I recently finished my first set of revisions and sent the book to my editor. I hope to publish this book this summer and share the story that has been with me for years.
This tale flowed more easily from my head to my hand. Meera is back as one of our two protagonists. She is a decade older and finding her heart tugged in two different directions. Our other protagonist, who will remain nameless, finds his whole identity called into question.
Flavors, colors, and smells of medieval India seep through the pages.
Writing from the perspective of two characters allowed me to depict battles, dances, voyages, and more.
The women in those times resembled the moon. They had no power of their own and derived their authority from the men around them. How they wield this influence is a theme I explore.
For the men of my tale, danger lurks in every corner. From the kiss of a sword to the kiss of a lady, their heart is in peril.
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While I am editing War of the Three Kings, I have also started writing book three. I just wrapped chapter one of the finale. These characters have been with me for over six years now, so I am heading towards the finish line with mixed emotions. I want to complete the stories of Meera, Jay, and others. I want to write other tales about new characters who are whispering in my ears now. But there is sad music playing in the background (in my mind) as I think of the ending and bidding these characters farewell.
In some ways, this does feel like a mother or father sending their child off to college and mourning the lost childhood. In my case, I do have other stories I want to tell. Those nebulous ideas in my head now will grow into faint outlines and then characters with personalities and back stories and story arcs.
War of the Three Kings: Can Meera keep her secrets past and present from destroying Magadha and the men she loves?
News of her father’s death shatters Queen Meera’s peaceful life. King Nakul is invading Malla, while her brother Prince Jay is fighting a battle in neighboring Sunda. Can she stop Nakul without revealing the deadly secret she holds? She makes a fatal mistake, allowing her heart to rule her head. Will it destroy everything she cherishes?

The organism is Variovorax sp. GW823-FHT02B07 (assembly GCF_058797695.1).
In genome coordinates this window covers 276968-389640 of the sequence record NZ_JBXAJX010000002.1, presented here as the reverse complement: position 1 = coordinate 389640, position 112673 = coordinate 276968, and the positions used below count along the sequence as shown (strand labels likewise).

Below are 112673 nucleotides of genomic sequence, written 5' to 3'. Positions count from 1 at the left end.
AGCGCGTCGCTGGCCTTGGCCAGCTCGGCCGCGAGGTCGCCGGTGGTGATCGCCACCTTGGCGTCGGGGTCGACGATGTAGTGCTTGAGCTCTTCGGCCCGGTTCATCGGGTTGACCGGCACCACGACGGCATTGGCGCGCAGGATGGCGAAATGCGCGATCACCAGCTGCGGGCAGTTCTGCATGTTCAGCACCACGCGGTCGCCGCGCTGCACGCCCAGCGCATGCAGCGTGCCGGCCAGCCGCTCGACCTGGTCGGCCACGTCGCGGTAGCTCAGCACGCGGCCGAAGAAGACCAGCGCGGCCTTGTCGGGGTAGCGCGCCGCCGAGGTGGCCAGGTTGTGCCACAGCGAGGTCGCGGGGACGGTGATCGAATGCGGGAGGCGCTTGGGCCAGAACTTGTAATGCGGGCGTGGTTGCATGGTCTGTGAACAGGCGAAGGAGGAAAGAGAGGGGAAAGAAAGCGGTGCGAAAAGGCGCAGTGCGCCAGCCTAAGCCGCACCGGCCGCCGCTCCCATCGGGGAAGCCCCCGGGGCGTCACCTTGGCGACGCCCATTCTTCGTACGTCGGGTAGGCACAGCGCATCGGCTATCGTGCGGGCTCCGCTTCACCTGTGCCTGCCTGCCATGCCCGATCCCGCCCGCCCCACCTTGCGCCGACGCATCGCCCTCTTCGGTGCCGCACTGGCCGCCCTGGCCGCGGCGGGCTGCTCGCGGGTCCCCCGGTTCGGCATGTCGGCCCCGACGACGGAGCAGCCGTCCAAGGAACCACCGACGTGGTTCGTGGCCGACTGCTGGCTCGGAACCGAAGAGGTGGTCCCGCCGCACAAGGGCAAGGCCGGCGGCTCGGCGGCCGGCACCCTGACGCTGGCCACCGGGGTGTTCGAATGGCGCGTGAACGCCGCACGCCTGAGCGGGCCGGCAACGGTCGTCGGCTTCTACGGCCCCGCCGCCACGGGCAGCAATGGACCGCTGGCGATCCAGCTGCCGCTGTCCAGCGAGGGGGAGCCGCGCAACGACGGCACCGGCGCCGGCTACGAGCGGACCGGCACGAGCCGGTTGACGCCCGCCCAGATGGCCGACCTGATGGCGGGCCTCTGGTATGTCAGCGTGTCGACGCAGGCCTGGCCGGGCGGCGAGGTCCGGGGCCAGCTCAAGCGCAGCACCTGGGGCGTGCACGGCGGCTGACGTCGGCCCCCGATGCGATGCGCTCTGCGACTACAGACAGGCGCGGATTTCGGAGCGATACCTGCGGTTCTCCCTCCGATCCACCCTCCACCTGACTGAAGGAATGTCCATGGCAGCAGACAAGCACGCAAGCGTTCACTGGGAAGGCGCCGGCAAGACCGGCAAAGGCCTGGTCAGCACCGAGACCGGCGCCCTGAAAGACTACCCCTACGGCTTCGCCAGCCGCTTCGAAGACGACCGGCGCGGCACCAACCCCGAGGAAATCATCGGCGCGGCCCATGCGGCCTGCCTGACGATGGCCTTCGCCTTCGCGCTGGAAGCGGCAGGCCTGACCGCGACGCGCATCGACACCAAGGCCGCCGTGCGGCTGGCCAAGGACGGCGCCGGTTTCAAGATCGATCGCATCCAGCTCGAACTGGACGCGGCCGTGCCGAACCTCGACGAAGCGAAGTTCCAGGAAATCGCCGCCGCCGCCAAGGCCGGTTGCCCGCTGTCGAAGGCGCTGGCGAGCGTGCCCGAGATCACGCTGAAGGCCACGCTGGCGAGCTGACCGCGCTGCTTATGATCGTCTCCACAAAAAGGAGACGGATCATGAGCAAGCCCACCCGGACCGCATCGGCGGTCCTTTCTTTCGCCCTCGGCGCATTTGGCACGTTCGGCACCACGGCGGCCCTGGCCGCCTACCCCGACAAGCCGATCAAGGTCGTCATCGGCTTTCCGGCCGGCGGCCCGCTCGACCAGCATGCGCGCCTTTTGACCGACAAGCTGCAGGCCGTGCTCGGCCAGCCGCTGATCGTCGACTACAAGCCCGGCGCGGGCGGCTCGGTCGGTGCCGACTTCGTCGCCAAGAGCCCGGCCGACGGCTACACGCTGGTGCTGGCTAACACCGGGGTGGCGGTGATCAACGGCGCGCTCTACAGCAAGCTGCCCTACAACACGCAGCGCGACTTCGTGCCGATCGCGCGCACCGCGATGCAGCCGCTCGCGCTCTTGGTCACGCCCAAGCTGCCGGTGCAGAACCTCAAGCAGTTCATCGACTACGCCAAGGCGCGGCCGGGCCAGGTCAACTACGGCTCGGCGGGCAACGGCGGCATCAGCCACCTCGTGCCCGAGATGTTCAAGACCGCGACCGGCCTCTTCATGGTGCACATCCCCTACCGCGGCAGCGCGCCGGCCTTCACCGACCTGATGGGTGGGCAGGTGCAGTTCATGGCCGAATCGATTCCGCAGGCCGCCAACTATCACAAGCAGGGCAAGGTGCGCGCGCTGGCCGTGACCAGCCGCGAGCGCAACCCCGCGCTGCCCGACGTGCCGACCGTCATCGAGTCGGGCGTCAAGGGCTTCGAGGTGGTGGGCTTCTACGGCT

Prince Jay seeks revenge for his father’s death. But he cannot tell friends from foes. Can he save Malla and his crown? Or, will a secret revealed destroy him forever?
I am returning to the Land of Magadha in book two of the series, set a few years later, and with many familiar characters. I left plenty of hanging threads in book 1, and I am having fun pulling them to see what unravels and what tightens into a knot.
I am making steady progress in my second book set in the Land of Magadha. It starts a few years after Heir to Malla and has several characters introduced in book 1.
Heir to Malla is available everywhere books are sold and is a historical fantasy without magic based in the fictional land of Magadha. I am running a free Instagram giveaway for Heir to Malla in the US. Please check it out.
In book 2, our protagonists are older and in power, and their challenges pit duty vs. following their heart’s desires. I am deeply interested in exploring what makes someone a good ruler, and monarchy provides a unique way to explore that.
I have written 40,000 words, so I am about half-way through my first draft. While I am not writing a happily ever after romance, love and hope are recurring themes.
In terms of writing style, I have broad chapter outlines written for the book, and then I let the characters take me where they want to go. I am sometimes pleasantly surprised or shocked by how certain events turn out. This mix of some planning and then letting nature take its course works well for me.